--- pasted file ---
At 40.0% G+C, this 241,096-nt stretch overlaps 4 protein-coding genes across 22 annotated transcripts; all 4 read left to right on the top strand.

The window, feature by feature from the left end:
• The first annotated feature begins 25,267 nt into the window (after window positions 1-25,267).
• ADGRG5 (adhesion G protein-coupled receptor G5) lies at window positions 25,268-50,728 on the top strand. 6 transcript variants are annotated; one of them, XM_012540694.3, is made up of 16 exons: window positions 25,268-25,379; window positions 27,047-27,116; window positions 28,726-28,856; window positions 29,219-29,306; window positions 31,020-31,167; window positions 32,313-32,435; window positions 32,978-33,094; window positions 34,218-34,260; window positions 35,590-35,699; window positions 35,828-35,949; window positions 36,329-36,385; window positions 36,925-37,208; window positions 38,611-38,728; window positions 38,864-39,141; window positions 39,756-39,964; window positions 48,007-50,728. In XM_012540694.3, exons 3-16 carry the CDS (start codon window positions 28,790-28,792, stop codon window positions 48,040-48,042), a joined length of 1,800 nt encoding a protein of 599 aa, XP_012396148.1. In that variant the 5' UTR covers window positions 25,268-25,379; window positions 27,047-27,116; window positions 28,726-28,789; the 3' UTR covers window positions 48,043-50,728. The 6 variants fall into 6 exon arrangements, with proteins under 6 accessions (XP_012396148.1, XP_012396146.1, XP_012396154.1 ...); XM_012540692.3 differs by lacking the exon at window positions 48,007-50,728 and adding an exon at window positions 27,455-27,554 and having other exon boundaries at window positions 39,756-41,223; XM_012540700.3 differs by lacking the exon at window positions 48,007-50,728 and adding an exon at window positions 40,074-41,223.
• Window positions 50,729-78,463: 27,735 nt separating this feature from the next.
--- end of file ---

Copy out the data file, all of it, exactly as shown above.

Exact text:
At 40.0% G+C, this 241,096-nt stretch overlaps 4 protein-coding genes across 22 annotated transcripts; all 4 read left to right on the top strand.

The window, feature by feature from the left end:
• The first annotated feature begins 25,267 nt into the window (after window positions 1-25,267).
• ADGRG5 (adhesion G protein-coupled receptor G5) lies at window positions 25,268-50,728 on the top strand. 6 transcript variants are annotated; one of them, XM_012540694.3, is made up of 16 exons: window positions 25,268-25,379; window positions 27,047-27,116; window positions 28,726-28,856; window positions 29,219-29,306; window positions 31,020-31,167; window positions 32,313-32,435; window positions 32,978-33,094; window positions 34,218-34,260; window positions 35,590-35,699; window positions 35,828-35,949; window positions 36,329-36,385; window positions 36,925-37,208; window positions 38,611-38,728; window positions 38,864-39,141; window positions 39,756-39,964; window positions 48,007-50,728. In XM_012540694.3, exons 3-16 carry the CDS (start codon window positions 28,790-28,792, stop codon window positions 48,040-48,042), a joined length of 1,800 nt encoding a protein of 599 aa, XP_012396148.1. In that variant the 5' UTR covers window positions 25,268-25,379; window positions 27,047-27,116; window positions 28,726-28,789; the 3' UTR covers window positions 48,043-50,728. The 6 variants fall into 6 exon arrangements, with proteins under 6 accessions (XP_012396148.1, XP_012396146.1, XP_012396154.1 ...); XM_012540692.3 differs by lacking the exon at window positions 48,007-50,728 and adding an exon at window positions 27,455-27,554 and having other exon boundaries at window positions 39,756-41,223; XM_012540700.3 differs by lacking the exon at window positions 48,007-50,728 and adding an exon at window positions 40,074-41,223.
• Window positions 50,729-78,463: 27,735 nt separating this feature from the next.